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New Study: Copper May Prevent Spread of Drug-Resistant Infections

Copper surfaces rapidly kill bacteria on contact, researchers find (Dec. 4)

New research conducted at the University of Southampton in the U.K. has shown that copper can prevent horizontal transmission of genes, which has contributed to the increasing number of antibiotic-resistant infections worldwide.

Horizontal gene transfer (HGT) in bacteria is largely responsible for the development of antibiotic resistance, which has led to an increasing number of difficult-to-treat healthcare-associated infections (HCAIs), according to the researchers.

The new study, which appears in the journal mBio, shows that while HGT can occur in the healthcare environment on frequently touched metal surfaces — such as door handles, trolleys, and tables — copper prevents this process and rapidly kills bacteria on contact.

Lead author Professor Bill Keevil explains: “While studies have focused on HGT in vivo, this work investigates whether the ability of pathogens to persist in the environment, particularly on touch surfaces, may also play an important role. Here we show prolonged survival of multidrug-resistant Escherichia coli and Klebsiella pneumoniae on stainless steel surfaces for several weeks. However, both rapid death of antibiotic-resistant strains and destruction of plasmid and genomic DNA were observed on copper and copper alloy surfaces, which could be useful in the prevention of infection spread and gene transfer.”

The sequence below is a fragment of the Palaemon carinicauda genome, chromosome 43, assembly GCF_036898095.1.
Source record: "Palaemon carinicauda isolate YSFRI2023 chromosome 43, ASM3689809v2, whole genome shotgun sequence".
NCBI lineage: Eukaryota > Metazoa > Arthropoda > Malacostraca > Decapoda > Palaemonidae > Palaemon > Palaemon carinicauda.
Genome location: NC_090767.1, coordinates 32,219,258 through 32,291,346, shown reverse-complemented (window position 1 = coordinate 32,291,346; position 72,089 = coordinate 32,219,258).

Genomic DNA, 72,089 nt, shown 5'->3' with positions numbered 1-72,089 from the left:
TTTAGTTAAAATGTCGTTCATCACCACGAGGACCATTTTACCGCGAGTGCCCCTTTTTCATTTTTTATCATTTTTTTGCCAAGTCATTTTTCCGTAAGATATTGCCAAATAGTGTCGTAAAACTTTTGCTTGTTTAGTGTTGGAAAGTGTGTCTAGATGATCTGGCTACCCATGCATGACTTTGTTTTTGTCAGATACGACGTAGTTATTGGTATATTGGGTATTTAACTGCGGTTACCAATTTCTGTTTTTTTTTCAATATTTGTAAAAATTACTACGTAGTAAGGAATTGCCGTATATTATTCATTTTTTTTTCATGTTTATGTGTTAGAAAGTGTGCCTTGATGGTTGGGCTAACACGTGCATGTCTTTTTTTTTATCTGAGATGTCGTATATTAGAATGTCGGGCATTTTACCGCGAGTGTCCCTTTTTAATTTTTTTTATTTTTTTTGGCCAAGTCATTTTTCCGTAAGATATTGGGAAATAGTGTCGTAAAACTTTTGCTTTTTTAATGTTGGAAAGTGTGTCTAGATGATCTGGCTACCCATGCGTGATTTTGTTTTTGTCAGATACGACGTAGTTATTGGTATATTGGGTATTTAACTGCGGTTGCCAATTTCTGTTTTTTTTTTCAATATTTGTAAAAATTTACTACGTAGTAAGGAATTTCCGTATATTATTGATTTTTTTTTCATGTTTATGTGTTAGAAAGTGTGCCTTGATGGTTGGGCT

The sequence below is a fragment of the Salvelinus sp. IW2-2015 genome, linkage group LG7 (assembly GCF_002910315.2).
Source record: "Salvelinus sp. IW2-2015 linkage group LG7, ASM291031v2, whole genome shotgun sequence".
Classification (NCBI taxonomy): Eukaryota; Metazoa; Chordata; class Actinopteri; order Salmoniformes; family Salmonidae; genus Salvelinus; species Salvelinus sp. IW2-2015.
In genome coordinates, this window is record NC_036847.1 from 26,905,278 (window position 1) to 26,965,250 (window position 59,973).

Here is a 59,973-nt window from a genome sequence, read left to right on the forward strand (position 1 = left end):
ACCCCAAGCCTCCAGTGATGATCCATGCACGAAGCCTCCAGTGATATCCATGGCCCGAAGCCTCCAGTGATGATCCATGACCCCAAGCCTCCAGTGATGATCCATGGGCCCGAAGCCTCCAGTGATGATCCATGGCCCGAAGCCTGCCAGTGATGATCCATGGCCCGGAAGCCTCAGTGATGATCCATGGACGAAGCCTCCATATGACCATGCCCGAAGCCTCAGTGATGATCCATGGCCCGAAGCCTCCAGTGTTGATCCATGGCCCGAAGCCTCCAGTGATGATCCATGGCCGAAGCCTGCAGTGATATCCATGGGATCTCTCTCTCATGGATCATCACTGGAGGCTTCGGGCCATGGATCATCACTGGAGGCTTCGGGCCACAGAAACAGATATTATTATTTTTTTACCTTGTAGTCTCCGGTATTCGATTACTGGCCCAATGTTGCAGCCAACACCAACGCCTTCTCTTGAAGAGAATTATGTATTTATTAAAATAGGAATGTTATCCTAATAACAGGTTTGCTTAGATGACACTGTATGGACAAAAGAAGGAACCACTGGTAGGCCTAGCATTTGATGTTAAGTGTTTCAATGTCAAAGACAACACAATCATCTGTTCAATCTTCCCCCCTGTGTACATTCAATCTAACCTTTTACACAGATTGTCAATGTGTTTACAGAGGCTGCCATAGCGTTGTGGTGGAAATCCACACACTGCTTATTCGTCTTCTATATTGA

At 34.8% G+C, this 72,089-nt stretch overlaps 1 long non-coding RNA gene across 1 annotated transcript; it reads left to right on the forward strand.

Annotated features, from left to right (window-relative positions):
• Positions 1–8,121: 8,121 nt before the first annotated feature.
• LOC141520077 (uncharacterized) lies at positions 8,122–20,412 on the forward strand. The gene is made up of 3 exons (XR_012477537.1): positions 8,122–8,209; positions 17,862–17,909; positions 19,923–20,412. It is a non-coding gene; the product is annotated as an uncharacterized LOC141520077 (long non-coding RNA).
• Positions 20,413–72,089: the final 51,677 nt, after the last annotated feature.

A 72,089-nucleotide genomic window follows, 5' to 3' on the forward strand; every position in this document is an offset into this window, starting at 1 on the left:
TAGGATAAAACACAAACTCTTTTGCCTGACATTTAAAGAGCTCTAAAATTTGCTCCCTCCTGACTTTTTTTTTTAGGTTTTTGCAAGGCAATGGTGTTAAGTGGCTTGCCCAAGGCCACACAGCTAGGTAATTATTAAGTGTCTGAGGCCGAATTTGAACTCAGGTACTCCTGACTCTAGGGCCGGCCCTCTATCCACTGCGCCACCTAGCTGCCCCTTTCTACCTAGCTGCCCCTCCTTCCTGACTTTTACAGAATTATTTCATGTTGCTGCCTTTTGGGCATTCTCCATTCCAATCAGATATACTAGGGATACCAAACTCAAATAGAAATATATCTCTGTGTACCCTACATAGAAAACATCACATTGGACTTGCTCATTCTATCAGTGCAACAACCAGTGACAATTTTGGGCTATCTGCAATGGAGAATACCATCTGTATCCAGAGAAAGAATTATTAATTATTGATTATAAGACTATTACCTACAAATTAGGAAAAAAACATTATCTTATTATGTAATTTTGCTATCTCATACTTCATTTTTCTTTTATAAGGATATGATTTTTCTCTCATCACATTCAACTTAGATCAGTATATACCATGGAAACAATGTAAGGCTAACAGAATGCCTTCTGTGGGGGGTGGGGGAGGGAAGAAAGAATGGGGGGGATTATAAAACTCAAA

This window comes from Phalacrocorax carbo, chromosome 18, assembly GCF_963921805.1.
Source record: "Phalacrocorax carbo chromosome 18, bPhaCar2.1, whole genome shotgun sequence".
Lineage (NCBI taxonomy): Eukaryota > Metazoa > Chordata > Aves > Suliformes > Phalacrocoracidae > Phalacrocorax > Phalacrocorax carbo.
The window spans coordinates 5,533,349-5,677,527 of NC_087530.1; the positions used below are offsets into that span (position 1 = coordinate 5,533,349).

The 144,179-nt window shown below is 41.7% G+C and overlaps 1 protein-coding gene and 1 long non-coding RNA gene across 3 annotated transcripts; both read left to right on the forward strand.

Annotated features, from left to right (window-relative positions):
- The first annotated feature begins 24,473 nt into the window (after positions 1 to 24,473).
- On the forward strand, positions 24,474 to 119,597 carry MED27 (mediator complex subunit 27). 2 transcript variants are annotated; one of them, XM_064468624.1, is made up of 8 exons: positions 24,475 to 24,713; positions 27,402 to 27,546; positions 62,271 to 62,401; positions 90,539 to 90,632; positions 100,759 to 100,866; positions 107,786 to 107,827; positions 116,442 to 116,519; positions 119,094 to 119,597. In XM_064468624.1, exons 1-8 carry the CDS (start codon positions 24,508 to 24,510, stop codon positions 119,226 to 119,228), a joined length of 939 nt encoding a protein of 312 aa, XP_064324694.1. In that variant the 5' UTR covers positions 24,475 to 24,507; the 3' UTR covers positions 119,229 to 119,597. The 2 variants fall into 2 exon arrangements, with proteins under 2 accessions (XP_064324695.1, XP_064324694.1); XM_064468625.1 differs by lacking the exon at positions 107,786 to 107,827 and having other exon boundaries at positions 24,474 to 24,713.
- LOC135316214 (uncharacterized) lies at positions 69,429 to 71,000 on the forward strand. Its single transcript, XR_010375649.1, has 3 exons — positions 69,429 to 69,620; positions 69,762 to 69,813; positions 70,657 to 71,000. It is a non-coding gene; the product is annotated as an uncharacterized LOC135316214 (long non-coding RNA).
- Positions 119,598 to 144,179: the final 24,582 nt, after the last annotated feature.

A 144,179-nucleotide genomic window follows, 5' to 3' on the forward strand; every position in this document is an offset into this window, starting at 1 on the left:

Copper may also have a wider role in infection control beyond the healthcare environment, according to Keebil. “Copper touch surfaces have promise for preventing antibiotic resistance transfer in public buildings and mass transportation systems, which lead to local and — in the case of jet travel — rapid worldwide dissemination of multidrug-resistant superbugs as soon as they appear,” he says.

Keebil notes that copper touch surfaces have been installed around the world, using the metal’s ability to continuously reduce the bioburden and consequently the risk of HCAI transmission. The new study offers additional evidence to deploy copper — and copper-containing alloys that benefit from the metal’s antimicrobial properties — in the form of touch surfaces to provide extra protection along with standard hygiene practices.

Source: University of Southampton; December 4, 2012.

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